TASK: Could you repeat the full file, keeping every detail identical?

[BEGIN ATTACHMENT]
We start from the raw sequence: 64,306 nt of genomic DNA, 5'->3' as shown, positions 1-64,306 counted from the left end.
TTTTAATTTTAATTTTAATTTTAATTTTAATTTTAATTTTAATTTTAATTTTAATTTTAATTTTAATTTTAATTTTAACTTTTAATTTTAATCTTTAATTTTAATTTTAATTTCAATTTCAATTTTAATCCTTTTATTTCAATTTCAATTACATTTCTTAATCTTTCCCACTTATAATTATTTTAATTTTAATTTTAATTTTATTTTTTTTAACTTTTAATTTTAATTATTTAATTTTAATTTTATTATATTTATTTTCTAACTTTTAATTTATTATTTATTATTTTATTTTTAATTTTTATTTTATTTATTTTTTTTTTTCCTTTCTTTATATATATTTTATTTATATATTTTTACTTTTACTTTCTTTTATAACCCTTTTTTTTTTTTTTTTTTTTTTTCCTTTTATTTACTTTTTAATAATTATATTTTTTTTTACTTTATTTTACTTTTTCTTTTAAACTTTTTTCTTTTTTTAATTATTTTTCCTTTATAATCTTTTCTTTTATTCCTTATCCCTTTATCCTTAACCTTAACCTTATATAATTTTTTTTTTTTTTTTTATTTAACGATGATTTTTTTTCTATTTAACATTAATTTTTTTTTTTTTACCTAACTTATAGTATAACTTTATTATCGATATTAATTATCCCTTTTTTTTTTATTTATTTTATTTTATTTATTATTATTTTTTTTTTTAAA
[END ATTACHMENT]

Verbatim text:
We start from the raw sequence: 64,306 nt of genomic DNA, 5'->3' as shown, positions 1-64,306 counted from the left end.
TTTTAATTTTAATTTTAATTTTAATTTTAATTTTAATTTTAATTTTAATTTTAATTTTAATTTTAATTTTAATTTTAACTTTTAATTTTAATCTTTAATTTTAATTTTAATTTCAATTTCAATTTTAATCCTTTTATTTCAATTTCAATTACATTTCTTAATCTTTCCCACTTATAATTATTTTAATTTTAATTTTAATTTTATTTTTTTTAACTTTTAATTTTAATTATTTAATTTTAATTTTATTATATTTATTTTCTAACTTTTAATTTATTATTTATTATTTTATTTTTAATTTTTATTTTATTTATTTTTTTTTTTCCTTTCTTTATATATATTTTATTTATATATTTTTACTTTTACTTTCTTTTATAACCCTTTTTTTTTTTTTTTTTTTTTTTCCTTTTATTTACTTTTTAATAATTATATTTTTTTTTACTTTATTTTACTTTTTCTTTTAAACTTTTTTCTTTTTTTAATTATTTTTCCTTTATAATCTTTTCTTTTATTCCTTATCCCTTTATCCTTAACCTTAACCTTATATAATTTTTTTTTTTTTTTTTATTTAACGATGATTTTTTTTCTATTTAACATTAATTTTTTTTTTTTTACCTAACTTATAGTATAACTTTATTATCGATATTAATTATCCCTTTTTTTTTTATTTATTTTATTTTATTTATTATTATTTTTTTTTTTAAA